(i) The DGCA is directed to reflect, forthwith, on its website, prominently, the instructions containing the guidelines and protocols to be followed by passengers and in-flight crew in domestic flights. This shall be reflected on the main website of the DGCA, without requiring the person accessing the site to navigate through various links to reach the instructions. The DGCA will ensure that prominence, to the instructions, or to the weblink through which they can, by a single click, be accessed, is accorded, by displaying them in a distinct and different font, blinking or otherwise, or by any other suitable means.

(ii) All airlines are directed to ensure that, along with the boarding pass, written instructions regarding the protocol to be followed by passengers in flight, including the measures that could be taken against them on failure to follow the protocols, are provided to the passengers. The passengers should also be duly sensitised regarding their responsibilities, to abide by said protocol, both before as well as after boarding the flight. The inflight announcements which, presently, merely require the passengers to wear masks at all times, should be modified to include a cautionary word regarding the penal action that could be taken against them in the event of default.

(iii) In-flight crew shall carry out periodical checks of the aircraft, in order to ensure that all passengers are complying with the protocol to be followed by them in flight, especially regarding wearing of masks. It is made clear that masks should be worn as directed by governmental instructions, covering the nose and mouth, and not worn merely covering the mouth or below the chin.

(iv) In the event of any passenger being unwilling to follow this protocol prior to the flight taking off, the passenger should be offloaded without delay. If a passenger, despite being reminded more than once in flight, refuses to follow this protocol, action should be taken against the passenger in accordance with the guidelines issued by the DGCA or Ministry of Health and Family Welfare, including placing the passenger on a “no-fly” regimen, either permanently or for a stipulated, sufficiently long, period.

(v) It shall be the responsibility of the in-flight crew to ensure strict compliance, by the passengers, with the aforesaid protocol. In order to ensure compliance, the DGCA may consider sending random observers on flights, without prior information, who would check to ensure that the COVID protocols are followed in flight.

(vi) Strict enforcement of all penal provisions, which could visit delinquent passengers who refuse to abide by the COVID protocols to be maintained in flight, should be ensured. There should be no relaxation whatsoever in that regard.

(vii) It is noticed that the guidelines of the DGCA do permit relaxation from the requirement of wearing masks in exceptional cases. Such relaxation, if necessary, should be allowed only in cases which are truly exceptional, such as for medical reasons, after a conscious assessment and evaluation of (a) the necessity of the passenger to fly and (b) the justifiability of the passenger’s refusal to wear the mask, weighed against the risk to public interest involved if the passenger is allowed to travel without a mask. In deserving cases – which should be the exception, not the rule – the airline should take steps to isolate the passenger so that he is kept at a safe distance from other passengers in the flight.”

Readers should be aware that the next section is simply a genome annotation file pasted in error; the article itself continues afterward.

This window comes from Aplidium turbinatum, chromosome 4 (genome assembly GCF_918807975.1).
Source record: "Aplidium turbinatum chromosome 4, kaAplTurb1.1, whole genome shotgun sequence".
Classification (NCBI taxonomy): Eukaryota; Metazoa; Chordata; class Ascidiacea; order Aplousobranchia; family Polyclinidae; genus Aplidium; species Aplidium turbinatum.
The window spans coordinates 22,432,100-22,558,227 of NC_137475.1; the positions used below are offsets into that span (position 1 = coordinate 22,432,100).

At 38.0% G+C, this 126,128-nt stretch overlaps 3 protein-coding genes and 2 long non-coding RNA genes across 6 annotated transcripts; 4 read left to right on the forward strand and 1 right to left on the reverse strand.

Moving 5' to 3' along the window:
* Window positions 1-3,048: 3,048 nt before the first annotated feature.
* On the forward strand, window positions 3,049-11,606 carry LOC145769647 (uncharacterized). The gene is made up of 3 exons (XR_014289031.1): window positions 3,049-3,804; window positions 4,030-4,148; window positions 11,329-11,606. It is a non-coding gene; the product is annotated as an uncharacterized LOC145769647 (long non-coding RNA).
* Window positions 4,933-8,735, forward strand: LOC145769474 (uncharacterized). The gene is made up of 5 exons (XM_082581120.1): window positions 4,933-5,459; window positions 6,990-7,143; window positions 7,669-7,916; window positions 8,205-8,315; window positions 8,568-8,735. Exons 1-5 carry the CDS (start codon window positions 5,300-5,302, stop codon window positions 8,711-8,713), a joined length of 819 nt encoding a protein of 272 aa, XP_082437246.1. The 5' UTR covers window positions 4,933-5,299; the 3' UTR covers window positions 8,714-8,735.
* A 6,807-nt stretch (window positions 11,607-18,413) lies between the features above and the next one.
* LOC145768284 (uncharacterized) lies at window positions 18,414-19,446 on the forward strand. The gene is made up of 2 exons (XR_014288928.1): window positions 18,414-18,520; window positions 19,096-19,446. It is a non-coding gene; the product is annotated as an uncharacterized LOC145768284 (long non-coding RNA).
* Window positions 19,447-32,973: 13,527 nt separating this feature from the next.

To put things in perspective, the Bench then directs in para 8 holding that, “All concerned authorities are directed to accord adequate publicity to these guidelines, so that there is strict compliance therewith. The DGCA, the Ministry of Civil Aviation and Ministry of Home Affairs, as well as all airlines operating in the domestic sector, should take all steps in order to ensure that these guidelines are complied with. They should also ensure that, in the case of airlines which repeatedly fail to ensure compliance with the said guidelines, penal action is initiated, in accordance with law.”

Going ahead, the Bench then also directs in para 9 that, “Let this order be also displayed on the official website of the DGCA, the Ministry of Civil Aviation and the Ministry of Home Affairs, and a copy provided to learned counsel for the Union of India and Air India, who have been gracious enough to appear at the request of the Court.”

Strictly speaking, the Bench then hastens to add in para 10 that, “The DGCA would also ensure circulations of these guidelines to all airlines, for strict compliance therewith. Periodical review of the situation should be undertaken, to ensure that no laxity creeps into the system.”

Frankly speaking, the Bench then also urges in para 11 that, “It is the duty of each of us to contribute towards this end. Pointing fingers at the Central and State Governments, who have formidable tasks to deal with, and are doing all they can, is of no use whatsoever. Each of us, as members of a conscious and conscientious citizenry, is required to be sensitive and sensitized in equal measure, and to strain every sinew to keep the pandemic at bay. If the citizenry becomes complacent, no Government, howsoever activated and alive to the situation, can help.”

Not stopping here, the Bench then also further directs in para 12 that, “Let the matter be now registered as a Suo Motu Public Interest Litigation and listed before the appropriate Bench dealing with Public Interest Litigations as per roster, subject to orders of Hon’ble the Chief Justice, on 17th March, 2021.”

Finally, it is then held in the last para 13 that, “The DGCA as well as Air India, who are represented today, would file reports before the Bench, regarding compliance with the above guidelines, before the next date of hearing.”

In essence, it is a brief, bold, blunt, brilliant and balanced judgment must be implemented most strictly in totality. Citizens also must themselves rise to the occasion and implement in letter and spirits what the Delhi High Court has directed in this recent, righteous and remarkable judgment. It is citizens themselves who will gain the most if they follow the directions given by the Delhi High Court in totality. The DGCA as well as Air India also must comply with accordingly as directed by the Delhi High Court which we have already discussed hereinabove. There can be certainly just no denying or disputing it!